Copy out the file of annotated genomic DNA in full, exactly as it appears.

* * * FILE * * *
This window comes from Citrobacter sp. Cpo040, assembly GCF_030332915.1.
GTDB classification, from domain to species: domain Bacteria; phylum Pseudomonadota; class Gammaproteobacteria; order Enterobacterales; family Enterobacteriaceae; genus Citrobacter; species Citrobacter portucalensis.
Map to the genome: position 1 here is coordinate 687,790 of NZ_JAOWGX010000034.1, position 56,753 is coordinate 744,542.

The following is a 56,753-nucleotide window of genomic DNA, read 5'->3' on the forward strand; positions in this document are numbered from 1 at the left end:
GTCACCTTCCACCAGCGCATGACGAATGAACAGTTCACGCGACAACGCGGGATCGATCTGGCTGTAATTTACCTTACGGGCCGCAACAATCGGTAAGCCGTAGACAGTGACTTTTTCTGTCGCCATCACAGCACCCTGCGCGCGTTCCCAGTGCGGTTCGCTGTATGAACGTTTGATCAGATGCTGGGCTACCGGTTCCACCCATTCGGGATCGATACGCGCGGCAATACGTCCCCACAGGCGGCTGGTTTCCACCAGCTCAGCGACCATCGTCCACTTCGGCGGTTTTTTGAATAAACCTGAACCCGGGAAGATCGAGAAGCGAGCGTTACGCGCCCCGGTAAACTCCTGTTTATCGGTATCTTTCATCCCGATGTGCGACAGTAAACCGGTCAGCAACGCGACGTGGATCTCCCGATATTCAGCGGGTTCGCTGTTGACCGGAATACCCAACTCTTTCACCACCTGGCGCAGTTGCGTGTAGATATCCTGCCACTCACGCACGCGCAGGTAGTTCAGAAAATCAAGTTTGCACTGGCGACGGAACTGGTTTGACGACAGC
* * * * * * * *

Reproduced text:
This window comes from Citrobacter sp. Cpo040, assembly GCF_030332915.1.
GTDB classification, from domain to species: domain Bacteria; phylum Pseudomonadota; class Gammaproteobacteria; order Enterobacterales; family Enterobacteriaceae; genus Citrobacter; species Citrobacter portucalensis.
Map to the genome: position 1 here is coordinate 687,790 of NZ_JAOWGX010000034.1, position 56,753 is coordinate 744,542.

The following is a 56,753-nucleotide window of genomic DNA, read 5'->3' on the forward strand; positions in this document are numbered from 1 at the left end:
GTCACCTTCCACCAGCGCATGACGAATGAACAGTTCACGCGACAACGCGGGATCGATCTGGCTGTAATTTACCTTACGGGCCGCAACAATCGGTAAGCCGTAGACAGTGACTTTTTCTGTCGCCATCACAGCACCCTGCGCGCGTTCCCAGTGCGGTTCGCTGTATGAACGTTTGATCAGATGCTGGGCTACCGGTTCCACCCATTCGGGATCGATACGCGCGGCAATACGTCCCCACAGGCGGCTGGTTTCCACCAGCTCAGCGACCATCGTCCACTTCGGCGGTTTTTTGAATAAACCTGAACCCGGGAAGATCGAGAAGCGAGCGTTACGCGCCCCGGTAAACTCCTGTTTATCGGTATCTTTCATCCCGATGTGCGACAGTAAACCGGTCAGCAACGCGACGTGGATCTCCCGATATTCAGCGGGTTCGCTGTTGACCGGAATACCCAACTCTTTCACCACCTGGCGCAGTTGCGTGTAGATATCCTGCCACTCACGCACGCGCAGGTAGTTCAGAAAATCAAGTTTGCACTGGCGACGGAACTGGTTTGACGACAGC